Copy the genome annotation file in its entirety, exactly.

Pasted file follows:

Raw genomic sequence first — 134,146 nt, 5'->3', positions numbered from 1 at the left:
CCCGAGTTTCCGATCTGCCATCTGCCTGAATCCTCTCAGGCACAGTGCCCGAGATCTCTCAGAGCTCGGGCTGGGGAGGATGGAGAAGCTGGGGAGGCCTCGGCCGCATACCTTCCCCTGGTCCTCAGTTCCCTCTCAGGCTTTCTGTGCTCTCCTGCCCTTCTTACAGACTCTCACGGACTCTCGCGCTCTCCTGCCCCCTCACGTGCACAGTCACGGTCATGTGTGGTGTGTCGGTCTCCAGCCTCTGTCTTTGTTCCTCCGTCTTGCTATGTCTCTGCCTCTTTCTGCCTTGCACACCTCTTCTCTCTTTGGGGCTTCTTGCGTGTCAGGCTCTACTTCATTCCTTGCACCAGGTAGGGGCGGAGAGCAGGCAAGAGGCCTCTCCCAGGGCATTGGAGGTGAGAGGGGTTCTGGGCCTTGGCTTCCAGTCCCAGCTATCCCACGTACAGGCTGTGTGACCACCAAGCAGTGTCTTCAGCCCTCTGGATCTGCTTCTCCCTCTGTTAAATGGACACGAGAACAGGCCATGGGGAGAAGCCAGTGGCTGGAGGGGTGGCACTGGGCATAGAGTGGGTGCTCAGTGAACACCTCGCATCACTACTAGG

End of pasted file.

Raw genomic sequence first — 134,146 nt, 5'->3', positions numbered from 1 at the left:
CCCGAGTTTCCGATCTGCCATCTGCCTGAATCCTCTCAGGCACAGTGCCCGAGATCTCTCAGAGCTCGGGCTGGGGAGGATGGAGAAGCTGGGGAGGCCTCGGCCGCATACCTTCCCCTGGTCCTCAGTTCCCTCTCAGGCTTTCTGTGCTCTCCTGCCCTTCTTACAGACTCTCACGGACTCTCGCGCTCTCCTGCCCCCTCACGTGCACAGTCACGGTCATGTGTGGTGTGTCGGTCTCCAGCCTCTGTCTTTGTTCCTCCGTCTTGCTATGTCTCTGCCTCTTTCTGCCTTGCACACCTCTTCTCTCTTTGGGGCTTCTTGCGTGTCAGGCTCTACTTCATTCCTTGCACCAGGTAGGGGCGGAGAGCAGGCAAGAGGCCTCTCCCAGGGCATTGGAGGTGAGAGGGGTTCTGGGCCTTGGCTTCCAGTCCCAGCTATCCCACGTACAGGCTGTGTGACCACCAAGCAGTGTCTTCAGCCCTCTGGATCTGCTTCTCCCTCTGTTAAATGGACACGAGAACAGGCCATGGGGAGAAGCCAGTGGCTGGAGGGGTGGCACTGGGCATAGAGTGGGTGCTCAGTGAACACCTCGCATCACTACTAGG